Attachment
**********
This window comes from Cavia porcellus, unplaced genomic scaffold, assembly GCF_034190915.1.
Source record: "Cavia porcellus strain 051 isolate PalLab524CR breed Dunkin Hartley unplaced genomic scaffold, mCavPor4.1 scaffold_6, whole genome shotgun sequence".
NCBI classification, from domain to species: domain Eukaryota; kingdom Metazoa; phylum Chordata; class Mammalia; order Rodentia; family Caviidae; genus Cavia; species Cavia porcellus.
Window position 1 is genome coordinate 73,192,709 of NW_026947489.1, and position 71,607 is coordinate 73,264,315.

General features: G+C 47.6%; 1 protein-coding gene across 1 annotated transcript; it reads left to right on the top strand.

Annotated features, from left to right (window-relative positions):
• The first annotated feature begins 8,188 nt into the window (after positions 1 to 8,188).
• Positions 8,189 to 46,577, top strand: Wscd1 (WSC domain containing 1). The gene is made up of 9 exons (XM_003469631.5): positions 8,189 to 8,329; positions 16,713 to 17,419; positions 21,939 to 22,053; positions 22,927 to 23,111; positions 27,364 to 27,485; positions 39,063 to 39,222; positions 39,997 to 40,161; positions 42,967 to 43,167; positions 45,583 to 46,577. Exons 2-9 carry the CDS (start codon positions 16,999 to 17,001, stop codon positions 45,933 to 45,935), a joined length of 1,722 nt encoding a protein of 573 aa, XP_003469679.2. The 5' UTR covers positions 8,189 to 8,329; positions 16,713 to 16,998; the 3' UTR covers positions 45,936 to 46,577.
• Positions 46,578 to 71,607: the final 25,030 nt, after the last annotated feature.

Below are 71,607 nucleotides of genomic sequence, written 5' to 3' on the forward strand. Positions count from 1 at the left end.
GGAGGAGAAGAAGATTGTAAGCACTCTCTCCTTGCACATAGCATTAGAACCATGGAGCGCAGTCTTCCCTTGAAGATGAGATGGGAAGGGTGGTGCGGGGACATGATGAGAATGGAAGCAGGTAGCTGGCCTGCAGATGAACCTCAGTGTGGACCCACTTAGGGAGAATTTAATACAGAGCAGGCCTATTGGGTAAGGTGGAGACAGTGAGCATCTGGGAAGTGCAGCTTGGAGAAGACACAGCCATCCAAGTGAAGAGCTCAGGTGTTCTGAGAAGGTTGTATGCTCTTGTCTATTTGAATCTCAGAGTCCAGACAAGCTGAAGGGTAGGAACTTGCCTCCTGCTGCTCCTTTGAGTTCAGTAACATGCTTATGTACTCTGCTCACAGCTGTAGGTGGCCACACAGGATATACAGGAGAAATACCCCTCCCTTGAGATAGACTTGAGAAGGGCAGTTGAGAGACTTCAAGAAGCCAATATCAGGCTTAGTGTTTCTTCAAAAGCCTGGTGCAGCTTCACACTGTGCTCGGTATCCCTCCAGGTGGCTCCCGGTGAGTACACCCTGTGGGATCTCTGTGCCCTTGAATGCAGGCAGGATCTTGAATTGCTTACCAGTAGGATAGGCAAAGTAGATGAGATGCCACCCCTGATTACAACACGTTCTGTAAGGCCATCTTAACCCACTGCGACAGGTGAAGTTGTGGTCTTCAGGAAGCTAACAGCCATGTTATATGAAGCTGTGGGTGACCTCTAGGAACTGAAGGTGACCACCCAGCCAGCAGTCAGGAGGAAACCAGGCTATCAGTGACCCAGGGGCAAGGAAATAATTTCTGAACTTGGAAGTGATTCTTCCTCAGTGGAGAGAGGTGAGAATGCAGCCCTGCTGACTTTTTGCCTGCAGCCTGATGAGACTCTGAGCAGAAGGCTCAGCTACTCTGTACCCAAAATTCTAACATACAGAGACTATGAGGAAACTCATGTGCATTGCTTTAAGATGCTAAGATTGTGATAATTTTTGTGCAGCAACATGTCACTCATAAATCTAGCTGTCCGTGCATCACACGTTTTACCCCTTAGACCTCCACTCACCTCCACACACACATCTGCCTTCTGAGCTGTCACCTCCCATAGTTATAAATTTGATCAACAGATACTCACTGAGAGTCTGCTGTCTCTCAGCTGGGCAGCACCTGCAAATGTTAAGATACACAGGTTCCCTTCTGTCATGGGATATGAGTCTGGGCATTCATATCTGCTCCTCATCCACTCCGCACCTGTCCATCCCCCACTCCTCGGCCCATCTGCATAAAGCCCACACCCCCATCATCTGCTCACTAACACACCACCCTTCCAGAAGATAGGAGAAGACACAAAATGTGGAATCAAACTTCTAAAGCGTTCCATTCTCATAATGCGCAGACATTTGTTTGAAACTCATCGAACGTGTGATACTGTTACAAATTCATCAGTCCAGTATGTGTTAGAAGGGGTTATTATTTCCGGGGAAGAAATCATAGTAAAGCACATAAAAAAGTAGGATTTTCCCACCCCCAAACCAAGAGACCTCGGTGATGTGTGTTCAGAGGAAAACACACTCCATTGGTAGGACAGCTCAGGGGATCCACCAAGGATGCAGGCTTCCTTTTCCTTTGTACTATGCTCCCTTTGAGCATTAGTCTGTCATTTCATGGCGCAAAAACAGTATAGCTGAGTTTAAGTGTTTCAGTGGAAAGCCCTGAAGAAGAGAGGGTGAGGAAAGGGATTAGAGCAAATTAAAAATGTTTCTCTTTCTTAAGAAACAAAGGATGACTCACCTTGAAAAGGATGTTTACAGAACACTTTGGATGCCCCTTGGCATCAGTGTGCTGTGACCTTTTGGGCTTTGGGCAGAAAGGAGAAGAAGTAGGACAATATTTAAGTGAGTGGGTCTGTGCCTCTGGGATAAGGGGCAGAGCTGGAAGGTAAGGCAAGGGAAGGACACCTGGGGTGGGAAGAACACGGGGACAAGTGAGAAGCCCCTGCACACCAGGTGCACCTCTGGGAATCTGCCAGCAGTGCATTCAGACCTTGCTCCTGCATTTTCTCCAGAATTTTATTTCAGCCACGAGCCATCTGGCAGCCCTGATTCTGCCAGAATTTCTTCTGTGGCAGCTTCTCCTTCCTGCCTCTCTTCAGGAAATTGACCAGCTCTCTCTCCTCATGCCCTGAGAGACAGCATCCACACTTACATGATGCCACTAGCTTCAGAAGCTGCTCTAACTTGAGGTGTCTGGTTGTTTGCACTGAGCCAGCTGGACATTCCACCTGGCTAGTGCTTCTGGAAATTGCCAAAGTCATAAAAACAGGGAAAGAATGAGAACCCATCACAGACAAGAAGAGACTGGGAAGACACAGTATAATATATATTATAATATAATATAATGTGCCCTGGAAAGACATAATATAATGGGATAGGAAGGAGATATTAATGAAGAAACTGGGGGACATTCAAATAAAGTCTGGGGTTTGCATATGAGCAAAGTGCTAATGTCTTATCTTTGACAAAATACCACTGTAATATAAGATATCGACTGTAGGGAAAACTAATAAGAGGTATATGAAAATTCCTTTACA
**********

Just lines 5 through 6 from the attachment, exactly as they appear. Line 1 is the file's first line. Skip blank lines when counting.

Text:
General features: G+C 47.6%; 1 protein-coding gene across 1 annotated transcript; it reads left to right on the top strand.

Annotated features, from left to right (window-relative positions):